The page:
Traveling Voice Recording System Tests

Recently spent some time trying to come up with a simple solution for a traveling voice recording system for a voice actor friend and came up with a rig that might work. The system consists of Mac laptop (because it’s what I use), Adobe Audition software (because that’s what he uses), headphones, and an Apogee MiC. The general system was pretty easy to put together because it was all at hand, but configuring the software to work with low latency monitoring and getting a recording with minimal room reflections and plosives were more complicated issues to solve.

Configuring Audition for low latency monitoring ended up being a simple buffer setting change. On my laptop the latency was best set at 16 samples for recording and 512 samples for processing files after the recording was complete.

Hearing through the software, because who doesn’t want to hear themselves while they record, was trickier and required making the recording as part of a multitrack session. I built a session template that had only one audio track and one master track (because a master track is apparently required for multitrack sessions). This allows input monitoring to be engaged once the track is record-enabled. Once that’s done it’s simply a matter of hitting record. If the recording is completed without stopping then a single file is created in the file list but if the recording is stopped and restarted then multiple files will obviously be created. These files can be opened and edited individually, then compiled, if necessary, and saved as finished files. It is not necessary to keep the multitrack session once the recording is complete.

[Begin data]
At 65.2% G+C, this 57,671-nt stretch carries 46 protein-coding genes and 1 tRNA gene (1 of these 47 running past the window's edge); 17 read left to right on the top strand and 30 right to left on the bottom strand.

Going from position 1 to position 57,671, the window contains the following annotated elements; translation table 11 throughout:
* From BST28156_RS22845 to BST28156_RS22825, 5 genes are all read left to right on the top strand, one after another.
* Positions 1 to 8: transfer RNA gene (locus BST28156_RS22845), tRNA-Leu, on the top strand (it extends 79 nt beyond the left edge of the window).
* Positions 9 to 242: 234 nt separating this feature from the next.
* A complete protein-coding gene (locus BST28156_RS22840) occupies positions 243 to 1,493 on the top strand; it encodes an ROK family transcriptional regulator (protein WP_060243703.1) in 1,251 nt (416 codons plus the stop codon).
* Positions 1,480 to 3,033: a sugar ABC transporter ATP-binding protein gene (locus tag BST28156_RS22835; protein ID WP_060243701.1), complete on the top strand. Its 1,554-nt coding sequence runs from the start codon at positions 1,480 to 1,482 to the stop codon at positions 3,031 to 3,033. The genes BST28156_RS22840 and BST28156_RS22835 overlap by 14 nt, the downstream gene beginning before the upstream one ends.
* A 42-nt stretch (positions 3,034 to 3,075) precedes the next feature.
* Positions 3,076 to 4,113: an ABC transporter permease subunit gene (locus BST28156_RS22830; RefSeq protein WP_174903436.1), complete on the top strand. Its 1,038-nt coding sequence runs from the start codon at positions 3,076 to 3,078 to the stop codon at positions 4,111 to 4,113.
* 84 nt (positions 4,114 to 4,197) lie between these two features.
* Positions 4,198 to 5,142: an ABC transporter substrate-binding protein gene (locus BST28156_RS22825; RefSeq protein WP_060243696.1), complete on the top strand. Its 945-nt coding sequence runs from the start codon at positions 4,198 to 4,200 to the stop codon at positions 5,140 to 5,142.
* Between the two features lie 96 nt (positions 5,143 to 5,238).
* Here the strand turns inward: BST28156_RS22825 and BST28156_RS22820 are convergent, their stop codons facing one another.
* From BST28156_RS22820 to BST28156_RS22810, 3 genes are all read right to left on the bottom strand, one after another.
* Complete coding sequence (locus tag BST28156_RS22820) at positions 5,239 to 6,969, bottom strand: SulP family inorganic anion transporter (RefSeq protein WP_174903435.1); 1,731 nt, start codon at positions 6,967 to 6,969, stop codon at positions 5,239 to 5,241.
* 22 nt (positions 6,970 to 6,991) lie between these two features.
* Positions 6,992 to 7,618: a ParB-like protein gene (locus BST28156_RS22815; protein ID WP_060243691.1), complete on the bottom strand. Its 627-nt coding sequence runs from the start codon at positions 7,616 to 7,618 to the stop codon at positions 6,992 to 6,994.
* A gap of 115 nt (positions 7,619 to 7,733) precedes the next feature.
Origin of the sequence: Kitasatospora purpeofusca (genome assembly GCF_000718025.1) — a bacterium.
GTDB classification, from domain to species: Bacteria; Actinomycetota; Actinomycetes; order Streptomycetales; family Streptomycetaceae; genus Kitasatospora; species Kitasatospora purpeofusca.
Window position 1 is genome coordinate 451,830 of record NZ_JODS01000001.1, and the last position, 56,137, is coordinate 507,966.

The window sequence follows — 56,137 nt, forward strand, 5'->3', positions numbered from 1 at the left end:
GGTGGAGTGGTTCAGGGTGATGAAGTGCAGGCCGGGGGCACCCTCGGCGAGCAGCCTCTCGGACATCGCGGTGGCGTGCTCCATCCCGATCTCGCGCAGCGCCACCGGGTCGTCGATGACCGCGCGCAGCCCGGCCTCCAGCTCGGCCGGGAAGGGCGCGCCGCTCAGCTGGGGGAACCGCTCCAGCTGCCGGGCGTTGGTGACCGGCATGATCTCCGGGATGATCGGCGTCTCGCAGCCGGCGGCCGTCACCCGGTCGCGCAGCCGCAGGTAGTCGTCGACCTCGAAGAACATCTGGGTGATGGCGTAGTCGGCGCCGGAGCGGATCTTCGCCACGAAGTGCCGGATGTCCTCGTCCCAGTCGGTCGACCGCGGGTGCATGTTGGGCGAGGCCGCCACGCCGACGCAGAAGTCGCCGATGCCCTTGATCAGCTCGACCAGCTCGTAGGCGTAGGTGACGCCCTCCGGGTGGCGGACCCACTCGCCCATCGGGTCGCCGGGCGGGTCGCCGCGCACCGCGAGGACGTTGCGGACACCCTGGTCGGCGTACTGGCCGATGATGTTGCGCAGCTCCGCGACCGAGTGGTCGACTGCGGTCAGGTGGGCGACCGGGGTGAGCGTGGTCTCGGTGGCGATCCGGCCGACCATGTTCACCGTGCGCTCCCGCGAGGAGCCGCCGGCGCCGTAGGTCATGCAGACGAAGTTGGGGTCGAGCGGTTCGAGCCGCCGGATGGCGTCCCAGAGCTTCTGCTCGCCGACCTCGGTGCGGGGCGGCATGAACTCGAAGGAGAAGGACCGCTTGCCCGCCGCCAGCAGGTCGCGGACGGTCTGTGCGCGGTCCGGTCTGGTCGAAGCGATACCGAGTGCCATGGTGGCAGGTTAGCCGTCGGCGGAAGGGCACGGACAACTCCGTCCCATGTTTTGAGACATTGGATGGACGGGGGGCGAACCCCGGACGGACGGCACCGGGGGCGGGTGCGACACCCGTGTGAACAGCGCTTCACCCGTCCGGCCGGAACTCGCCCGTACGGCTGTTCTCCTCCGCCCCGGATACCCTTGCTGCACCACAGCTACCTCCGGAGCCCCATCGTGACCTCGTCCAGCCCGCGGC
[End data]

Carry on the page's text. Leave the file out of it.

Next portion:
Dealing with room reflections came down to placement of the microphone in the room and using a Kaotica Eyeball pop filter/acoustic filter. The Eyeball is essentially a ball of acoustic foam with openings for the microphone and it works very well, though does not stop all reflections in a really live room. When I first got the thing I was worried that it would be too dead but that turns out to not be true in the average nearly empty bedroom, and will likely not be the case in a typical hotel room.

The Apogee MiC itself just plugs into the USB port of the Mac but it does not like USB extension cables since it is powered off the port. The MiC appears in the Mac as an input device and is what gets chosen in the Audition audio hardware page.

All in all a fairly simple solution, though Audition becomes cumbersome as soon as you want to monitor the input audio while recording. It would be much better to have the input monitoring available when recording a stereo or mono file without having to create a multitrack session. If it wasn’t for the clunkiness of the software this solution would be simple and easy.

About Jay

Jay Yeary is an audio, media, and broadcast engineer. Click here to find out more.

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